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Most Earth-like planets have not been born yet

A theoretical study suggests that the scarcity of Earth-like planets is due simply to the fact that they have not been created yet.

Recent data collected by NASA’s Hubble Space Telescope and Kepler Space Telescope suggests that most Earth-like exoplanets have yet to be born, reports a study in the Monthly Notices of the Royal Astronomical Society. 

Earth first formed some 4.8 billion years ago. That was during a time when only eight percent of the potentially habitable planets that will ever form in the universe existed, Discovery News reports. Based on that number, 92 percent of all potentially habitable planets still need to be created before the universe no longer has the proper materials to produce the stars that create planets.

Using data collected from Hubble, researchers found that young galaxies were making stars at a rapid rate about 10 billion years ago. Over time, that production slowed. However, there is currently more gas available for the building of stars than there was when the universe first formed.

The information from Hubble, in conjunction with exoplanetary data collected from Kepler, allowed researchers to form a picture of the habitable planet potential of our galaxy. They then used that potential as a model to see the chances of other habitable worlds existing throughout the universe.

The researchers also discovered that Earth is an “early bloomer” by universe standards. That means it formed very quickly. The reason there are so few habitable worlds is that the universe simply has not had the time to create very many.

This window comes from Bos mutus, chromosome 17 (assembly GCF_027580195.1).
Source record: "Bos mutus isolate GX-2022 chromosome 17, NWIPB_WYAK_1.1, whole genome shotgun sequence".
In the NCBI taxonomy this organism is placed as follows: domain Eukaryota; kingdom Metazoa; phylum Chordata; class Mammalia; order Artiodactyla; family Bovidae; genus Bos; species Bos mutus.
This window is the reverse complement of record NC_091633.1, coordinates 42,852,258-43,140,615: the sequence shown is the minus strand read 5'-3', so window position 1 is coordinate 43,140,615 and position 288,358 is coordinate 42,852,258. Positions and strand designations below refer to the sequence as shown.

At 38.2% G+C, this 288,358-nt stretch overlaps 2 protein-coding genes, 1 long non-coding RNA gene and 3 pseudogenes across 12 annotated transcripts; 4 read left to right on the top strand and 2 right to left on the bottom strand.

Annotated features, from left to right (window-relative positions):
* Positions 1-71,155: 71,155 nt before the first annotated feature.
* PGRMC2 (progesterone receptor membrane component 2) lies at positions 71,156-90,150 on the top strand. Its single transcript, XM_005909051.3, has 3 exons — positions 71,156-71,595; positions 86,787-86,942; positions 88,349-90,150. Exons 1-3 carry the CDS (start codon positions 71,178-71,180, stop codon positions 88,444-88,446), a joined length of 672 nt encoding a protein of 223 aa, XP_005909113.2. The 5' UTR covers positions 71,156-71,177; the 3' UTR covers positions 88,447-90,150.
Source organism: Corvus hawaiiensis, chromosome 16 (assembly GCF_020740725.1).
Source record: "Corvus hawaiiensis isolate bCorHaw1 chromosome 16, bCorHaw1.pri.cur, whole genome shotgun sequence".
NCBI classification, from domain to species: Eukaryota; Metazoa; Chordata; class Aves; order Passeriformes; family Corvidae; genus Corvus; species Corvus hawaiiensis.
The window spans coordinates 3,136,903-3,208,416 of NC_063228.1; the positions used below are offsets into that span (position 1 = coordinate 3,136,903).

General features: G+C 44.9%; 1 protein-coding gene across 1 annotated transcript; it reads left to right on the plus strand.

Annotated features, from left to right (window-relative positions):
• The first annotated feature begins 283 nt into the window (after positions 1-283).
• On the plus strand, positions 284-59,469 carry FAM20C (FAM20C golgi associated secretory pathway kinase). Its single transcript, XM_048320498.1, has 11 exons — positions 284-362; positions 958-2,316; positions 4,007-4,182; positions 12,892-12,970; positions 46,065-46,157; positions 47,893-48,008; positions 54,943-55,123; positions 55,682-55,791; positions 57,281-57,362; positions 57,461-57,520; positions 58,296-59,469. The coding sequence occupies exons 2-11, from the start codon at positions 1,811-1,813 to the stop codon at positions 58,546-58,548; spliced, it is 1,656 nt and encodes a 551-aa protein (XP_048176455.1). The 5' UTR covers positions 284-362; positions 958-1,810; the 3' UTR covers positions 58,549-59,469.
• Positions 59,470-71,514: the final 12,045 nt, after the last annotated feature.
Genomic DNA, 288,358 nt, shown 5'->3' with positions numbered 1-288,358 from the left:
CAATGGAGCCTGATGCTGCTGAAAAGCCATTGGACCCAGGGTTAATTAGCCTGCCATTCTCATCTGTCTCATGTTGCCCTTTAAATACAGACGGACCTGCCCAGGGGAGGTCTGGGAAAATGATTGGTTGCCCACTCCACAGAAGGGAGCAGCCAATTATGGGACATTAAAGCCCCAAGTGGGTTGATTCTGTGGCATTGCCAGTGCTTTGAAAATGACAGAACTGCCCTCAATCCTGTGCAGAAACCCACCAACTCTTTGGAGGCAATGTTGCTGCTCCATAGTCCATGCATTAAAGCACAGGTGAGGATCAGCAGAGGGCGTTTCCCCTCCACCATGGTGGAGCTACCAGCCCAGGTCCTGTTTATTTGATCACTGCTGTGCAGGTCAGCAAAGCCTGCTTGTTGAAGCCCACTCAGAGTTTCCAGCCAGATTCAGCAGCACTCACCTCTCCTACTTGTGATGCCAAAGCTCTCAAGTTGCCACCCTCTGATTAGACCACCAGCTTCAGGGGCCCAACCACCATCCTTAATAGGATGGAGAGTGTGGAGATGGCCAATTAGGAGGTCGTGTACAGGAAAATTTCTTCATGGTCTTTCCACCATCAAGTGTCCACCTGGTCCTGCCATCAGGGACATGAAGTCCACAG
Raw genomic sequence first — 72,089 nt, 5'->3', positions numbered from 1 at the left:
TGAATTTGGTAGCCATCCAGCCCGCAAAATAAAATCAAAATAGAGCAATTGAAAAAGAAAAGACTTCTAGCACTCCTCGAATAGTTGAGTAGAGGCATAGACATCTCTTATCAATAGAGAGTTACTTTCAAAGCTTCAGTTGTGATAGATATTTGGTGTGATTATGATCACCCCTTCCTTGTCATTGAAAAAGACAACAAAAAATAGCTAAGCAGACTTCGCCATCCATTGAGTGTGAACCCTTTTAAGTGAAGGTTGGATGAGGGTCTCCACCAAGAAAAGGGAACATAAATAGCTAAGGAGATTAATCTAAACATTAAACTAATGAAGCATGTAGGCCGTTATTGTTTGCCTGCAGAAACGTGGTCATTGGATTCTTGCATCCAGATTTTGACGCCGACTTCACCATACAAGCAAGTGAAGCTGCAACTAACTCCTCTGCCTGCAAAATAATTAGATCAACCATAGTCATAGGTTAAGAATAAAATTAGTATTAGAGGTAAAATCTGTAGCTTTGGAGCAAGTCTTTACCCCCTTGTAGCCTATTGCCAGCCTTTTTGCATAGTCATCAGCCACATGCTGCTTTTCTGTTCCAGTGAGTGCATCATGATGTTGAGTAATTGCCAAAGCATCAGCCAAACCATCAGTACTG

“Our main motivation was understanding the Earth’s place in the context of the rest of the universe,” said study author Peter Behroozi of the Space Telescope Science Institute (STScI) in Baltimore, Maryland, in a statement. “Compared to all the planets that will ever form in the universe, the Earth is actually quite early.”

Kepler first started collecting data back in 2009. Since then, it has allowed researchers to observe many different rocky worlds orbiting sun-like stars. Some of those worlds have even been found to be in the so-called habitable zone, the region around a star that is the perfect temperature to allow liquid water to exist on the planet’s surface. Such discoveries have allowed astronomers to predict there should be around 1 billion Earth-sized worlds orbiting within their stars’ habitable zones just in the Milky Way alone.

Furthermore, the universe has a lot of time left to create planets. Models suggest it will take at least 100 trillion years for the last star to die out. However, the same does not hold true for the Milky Way, as most of the gases in the galaxy have already been used up.

While interesting, the study is highly theoretical. It does not prove the rarity of Earth-like worlds, nor does it make any claims regarding the existence of extraterrestrial life. It raises many interesting questions about cosmic evolution, however, and gives a glimpse into how truly immense the universe really is.

Joseph Scalise

Joseph Scalise

Staff Writer
Joseph Scalise is an experienced writer who has worked for many different online websites across many different mediums. While his background is mainly rooted in sports writing, he has also written and edited guides, ebooks, short stories and screenplays. In addition, he performs and writes poetry, and has won numerous contests. Joseph is a dedicated writer, sports lover and avid reader who covers all different topics, ranging from space exploration to his personal favorite science, microbiology.
About Joseph Scalise (1674 Articles)
Joseph Scalise is an experienced writer who has worked for many different online websites across many different mediums. While his background is mainly rooted in sports writing, he has also written and edited guides, ebooks, short stories and screenplays. In addition, he performs and writes poetry, and has won numerous contests. Joseph is a dedicated writer, sports lover and avid reader who covers all different topics, ranging from space exploration to his personal favorite science, microbiology.